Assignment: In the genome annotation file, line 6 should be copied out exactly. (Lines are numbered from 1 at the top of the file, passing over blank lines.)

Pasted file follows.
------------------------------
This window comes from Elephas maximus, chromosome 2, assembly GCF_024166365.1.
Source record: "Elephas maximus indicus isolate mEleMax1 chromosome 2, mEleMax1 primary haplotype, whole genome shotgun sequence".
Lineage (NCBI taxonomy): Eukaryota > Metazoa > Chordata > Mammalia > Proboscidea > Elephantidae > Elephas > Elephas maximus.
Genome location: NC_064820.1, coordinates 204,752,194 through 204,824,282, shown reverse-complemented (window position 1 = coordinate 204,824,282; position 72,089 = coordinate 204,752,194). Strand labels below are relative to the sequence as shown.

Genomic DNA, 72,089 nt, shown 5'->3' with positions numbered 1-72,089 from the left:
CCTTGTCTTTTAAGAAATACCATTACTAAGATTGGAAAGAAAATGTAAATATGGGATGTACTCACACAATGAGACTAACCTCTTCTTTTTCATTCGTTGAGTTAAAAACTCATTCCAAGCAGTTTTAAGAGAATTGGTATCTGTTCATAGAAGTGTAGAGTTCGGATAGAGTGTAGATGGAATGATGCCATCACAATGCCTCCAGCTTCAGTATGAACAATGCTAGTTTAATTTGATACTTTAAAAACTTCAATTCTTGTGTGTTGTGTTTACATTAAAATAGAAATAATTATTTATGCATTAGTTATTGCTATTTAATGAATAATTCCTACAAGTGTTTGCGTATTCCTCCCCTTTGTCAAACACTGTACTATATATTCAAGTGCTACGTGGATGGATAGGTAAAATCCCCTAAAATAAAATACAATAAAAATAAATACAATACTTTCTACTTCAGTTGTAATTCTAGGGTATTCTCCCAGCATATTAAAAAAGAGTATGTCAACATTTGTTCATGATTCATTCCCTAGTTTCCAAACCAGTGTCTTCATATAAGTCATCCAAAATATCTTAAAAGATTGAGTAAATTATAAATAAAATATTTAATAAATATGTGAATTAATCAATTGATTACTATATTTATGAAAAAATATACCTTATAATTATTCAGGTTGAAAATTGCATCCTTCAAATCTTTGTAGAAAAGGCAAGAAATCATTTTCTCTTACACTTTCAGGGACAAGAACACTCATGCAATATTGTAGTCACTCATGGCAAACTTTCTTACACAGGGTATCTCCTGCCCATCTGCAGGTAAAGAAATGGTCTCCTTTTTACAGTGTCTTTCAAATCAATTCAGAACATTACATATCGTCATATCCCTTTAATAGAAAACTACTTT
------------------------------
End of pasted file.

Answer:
CCTTGTCTTTTAAGAAATACCATTACTAAGATTGGAAAGAAAATGTAAATATGGGATGTACTCACACAATGAGACTAACCTCTTCTTTTTCATTCGTTGAGTTAAAAACTCATTCCAAGCAGTTTTAAGAGAATTGGTATCTGTTCATAGAAGTGTAGAGTTCGGATAGAGTGTAGATGGAATGATGCCATCACAATGCCTCCAGCTTCAGTATGAACAATGCTAGTTTAATTTGATACTTTAAAAACTTCAATTCTTGTGTGTTGTGTTTACATTAAAATAGAAATAATTATTTATGCATTAGTTATTGCTATTTAATGAATAATTCCTACAAGTGTTTGCGTATTCCTCCCCTTTGTCAAACACTGTACTATATATTCAAGTGCTACGTGGATGGATAGGTAAAATCCCCTAAAATAAAATACAATAAAAATAAATACAATACTTTCTACTTCAGTTGTAATTCTAGGGTATTCTCCCAGCATATTAAAAAAGAGTATGTCAACATTTGTTCATGATTCATTCCCTAGTTTCCAAACCAGTGTCTTCATATAAGTCATCCAAAATATCTTAAAAGATTGAGTAAATTATAAATAAAATATTTAATAAATATGTGAATTAATCAATTGATTACTATATTTATGAAAAAATATACCTTATAATTATTCAGGTTGAAAATTGCATCCTTCAAATCTTTGTAGAAAAGGCAAGAAATCATTTTCTCTTACACTTTCAGGGACAAGAACACTCATGCAATATTGTAGTCACTCATGGCAAACTTTCTTACACAGGGTATCTCCTGCCCATCTGCAGGTAAAGAAATGGTCTCCTTTTTACAGTGTCTTTCAAATCAATTCAGAACATTACATATCGTCATATCCCTTTAATAGAAAACTACTTT